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Update--April 30, 2020

Yesterday Governor DeSantis announced his plans to begin reopening the state.  Although the stay-at-home orders and business closures were handed down quickly back in March, the reopening of our state will be a gradual, conservative process to ensure continued safety for our citizens. 

 

Phase I of the reopening process lifted some of the restrictions on retail businesses and restaurants.  However, the majority of the previous orders remain in place, including guidelines prohibiting gatherings of more than 10 people in enclosed spaces.  Given these continued restrictions, and guidance that individuals are “safer at home”, Holmes District Schools will continue to follow the remote learning/working model that we began in March.  Employees will continue to work from home whenever possible for the coming weeks.  We will continue this model through the end of the regular school calendar on May 28.

 

I could not be prouder of the way our employees, students, and parents have risen to the challenge of implementing this new method of learning and working.  Our staff was given approximately 2 days to develop and submit an instructional continuity plan to the Department of Education.  While our employees had plans for relaxation during Spring Break, the necessities of preparing for remote learning caused the vast majority of them to spend the week hard at work on the specifics of how they would begin teaching their students the following week.  I am pleased that we were able to begin fully implementing our plan the week following Spring Break.  We have been in contact with 100% of our student population.  Our district has provided paper learning packets to approximately 41% of our student population.  These numbers have caught the attention of lawmakers and provided us the opportunity to advocate for providing our rural areas with faster, more reliable internet connectivity.   We have distributed technology to our students and teachers, including Chromebooks, laptops, and mobile hotspots, as we have been able to secure those devices.  Additionally, we have worked to provide meals to our students.  During this time, our staff has served over 45,500 breakfast and lunch meals to our students.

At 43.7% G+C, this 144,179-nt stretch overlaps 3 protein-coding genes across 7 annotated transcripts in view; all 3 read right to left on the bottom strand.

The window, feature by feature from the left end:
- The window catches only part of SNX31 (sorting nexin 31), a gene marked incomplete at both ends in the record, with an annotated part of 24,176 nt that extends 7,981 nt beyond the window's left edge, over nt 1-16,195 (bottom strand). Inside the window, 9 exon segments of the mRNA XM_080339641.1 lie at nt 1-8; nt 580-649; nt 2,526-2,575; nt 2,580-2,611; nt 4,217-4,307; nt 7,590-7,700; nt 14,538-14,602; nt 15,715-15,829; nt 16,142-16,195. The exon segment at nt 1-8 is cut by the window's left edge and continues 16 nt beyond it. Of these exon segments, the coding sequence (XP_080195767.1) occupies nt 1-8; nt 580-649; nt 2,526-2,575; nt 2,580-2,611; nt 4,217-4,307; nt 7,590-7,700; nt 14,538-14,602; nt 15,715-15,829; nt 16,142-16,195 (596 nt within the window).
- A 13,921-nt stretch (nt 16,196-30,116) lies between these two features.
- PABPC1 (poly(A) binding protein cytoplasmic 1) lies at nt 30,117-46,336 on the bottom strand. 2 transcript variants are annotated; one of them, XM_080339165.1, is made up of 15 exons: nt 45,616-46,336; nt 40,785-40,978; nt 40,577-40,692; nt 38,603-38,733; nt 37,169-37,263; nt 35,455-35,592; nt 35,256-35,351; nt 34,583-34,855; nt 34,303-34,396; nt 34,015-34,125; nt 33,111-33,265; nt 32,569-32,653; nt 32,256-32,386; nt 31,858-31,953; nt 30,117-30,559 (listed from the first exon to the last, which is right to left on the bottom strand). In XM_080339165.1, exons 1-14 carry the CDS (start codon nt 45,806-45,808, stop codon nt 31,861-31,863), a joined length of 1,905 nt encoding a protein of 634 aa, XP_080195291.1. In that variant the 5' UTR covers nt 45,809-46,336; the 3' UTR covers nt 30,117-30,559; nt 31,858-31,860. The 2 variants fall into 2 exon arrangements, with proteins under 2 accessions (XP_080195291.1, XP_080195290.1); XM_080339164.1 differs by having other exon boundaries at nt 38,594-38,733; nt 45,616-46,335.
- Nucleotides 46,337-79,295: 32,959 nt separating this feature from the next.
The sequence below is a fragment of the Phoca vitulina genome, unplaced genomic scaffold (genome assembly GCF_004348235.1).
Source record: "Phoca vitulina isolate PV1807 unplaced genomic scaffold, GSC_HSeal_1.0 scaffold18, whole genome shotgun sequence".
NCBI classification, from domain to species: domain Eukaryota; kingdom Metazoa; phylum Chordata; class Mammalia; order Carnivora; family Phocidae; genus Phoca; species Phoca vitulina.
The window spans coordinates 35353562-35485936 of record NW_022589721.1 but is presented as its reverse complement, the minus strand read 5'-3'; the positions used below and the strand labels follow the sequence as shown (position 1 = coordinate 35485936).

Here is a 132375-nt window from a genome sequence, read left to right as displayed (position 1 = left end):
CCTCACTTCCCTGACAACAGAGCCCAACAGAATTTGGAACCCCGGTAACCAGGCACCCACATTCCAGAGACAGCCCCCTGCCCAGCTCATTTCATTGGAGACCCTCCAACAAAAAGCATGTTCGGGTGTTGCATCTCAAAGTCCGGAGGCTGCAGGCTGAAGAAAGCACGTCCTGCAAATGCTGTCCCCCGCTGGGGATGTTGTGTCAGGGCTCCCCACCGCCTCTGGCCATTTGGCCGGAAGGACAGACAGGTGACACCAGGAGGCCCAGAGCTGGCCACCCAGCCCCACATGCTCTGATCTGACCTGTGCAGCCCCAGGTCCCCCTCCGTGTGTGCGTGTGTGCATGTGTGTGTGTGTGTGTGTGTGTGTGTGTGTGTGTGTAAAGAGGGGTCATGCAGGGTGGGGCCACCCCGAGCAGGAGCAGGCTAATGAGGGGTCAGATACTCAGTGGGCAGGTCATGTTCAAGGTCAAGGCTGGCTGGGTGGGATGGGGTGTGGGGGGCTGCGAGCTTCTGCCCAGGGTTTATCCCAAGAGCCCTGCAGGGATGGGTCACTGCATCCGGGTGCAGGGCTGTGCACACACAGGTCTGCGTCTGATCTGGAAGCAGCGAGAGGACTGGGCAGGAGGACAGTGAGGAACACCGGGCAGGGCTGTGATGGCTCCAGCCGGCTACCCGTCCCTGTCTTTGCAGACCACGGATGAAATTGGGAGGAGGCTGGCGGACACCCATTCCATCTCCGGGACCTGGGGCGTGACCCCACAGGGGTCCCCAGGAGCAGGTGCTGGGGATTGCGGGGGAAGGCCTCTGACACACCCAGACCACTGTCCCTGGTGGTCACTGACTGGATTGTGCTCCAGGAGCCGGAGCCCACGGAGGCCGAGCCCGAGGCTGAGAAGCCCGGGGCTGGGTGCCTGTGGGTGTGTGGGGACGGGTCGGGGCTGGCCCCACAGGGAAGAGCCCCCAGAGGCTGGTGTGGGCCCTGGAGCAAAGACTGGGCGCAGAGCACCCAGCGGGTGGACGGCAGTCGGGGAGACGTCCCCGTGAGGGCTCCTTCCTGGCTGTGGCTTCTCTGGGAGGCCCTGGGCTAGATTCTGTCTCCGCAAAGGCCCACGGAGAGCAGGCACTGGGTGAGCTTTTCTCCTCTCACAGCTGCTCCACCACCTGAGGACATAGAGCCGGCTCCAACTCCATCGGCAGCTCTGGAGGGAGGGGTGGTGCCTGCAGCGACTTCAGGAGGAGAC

During times of trial, small towns and communities are known for pulling together, so it’s no surprise that has been the case during this pandemic.  We’ve witnessed an outpouring of love from our employees who have gone the extra mile to connect with their students, whether by handwritten letters mailed home, Zoom meetings, YouTube videos or social media.  Our teachers have come up with new and innovative ways to present content and have embraced the role that technology can play in teaching.  As a result of this experience, I believe our classrooms and teaching will be transformed when we return to our physical school buildings.   We’ve seen our schools and communities show creativity in honoring our graduating seniors, and we are committed to provide our seniors with traditional graduation ceremonies.  More details on those plans will be announced on May 8.  More than ever though, these challenging times have cemented the fact that our schools are truly families!  I am confident that we will come through this pandemic stronger than ever!  May God bless you and may God continue to bless the United States of America!

 

Update--April 18, 2020

Governor Ron DeSantis has announced that Florida K-12 public schools will be closed for the remainder of the 2019-20 school year.

Update--April 1, 2020

Update--March 20, Parent Q & A

Update--March 17. 5:45 p.m.

Update--March 13, 5:00 p.m.

Based on guidance from Governor Ron DeSantis and Commissioner of Education Richard Corcoran, Holmes County Schools will be closed for students next week, March 16-20. All employees, with the exception of bus drivers, will still report to work on Monday, March 16 in order to develop an instructional continuity plan and conduct deep cleaning of the schools. Spring Break will continue as planned the week of March 23-27. As this is a rapidly developing event, more information will be forthcoming in the hours ahead.

All extracurricular activities for the time period of March 14 through March 29 have been cancelled. We hope to reschedule some of those activities at a later date.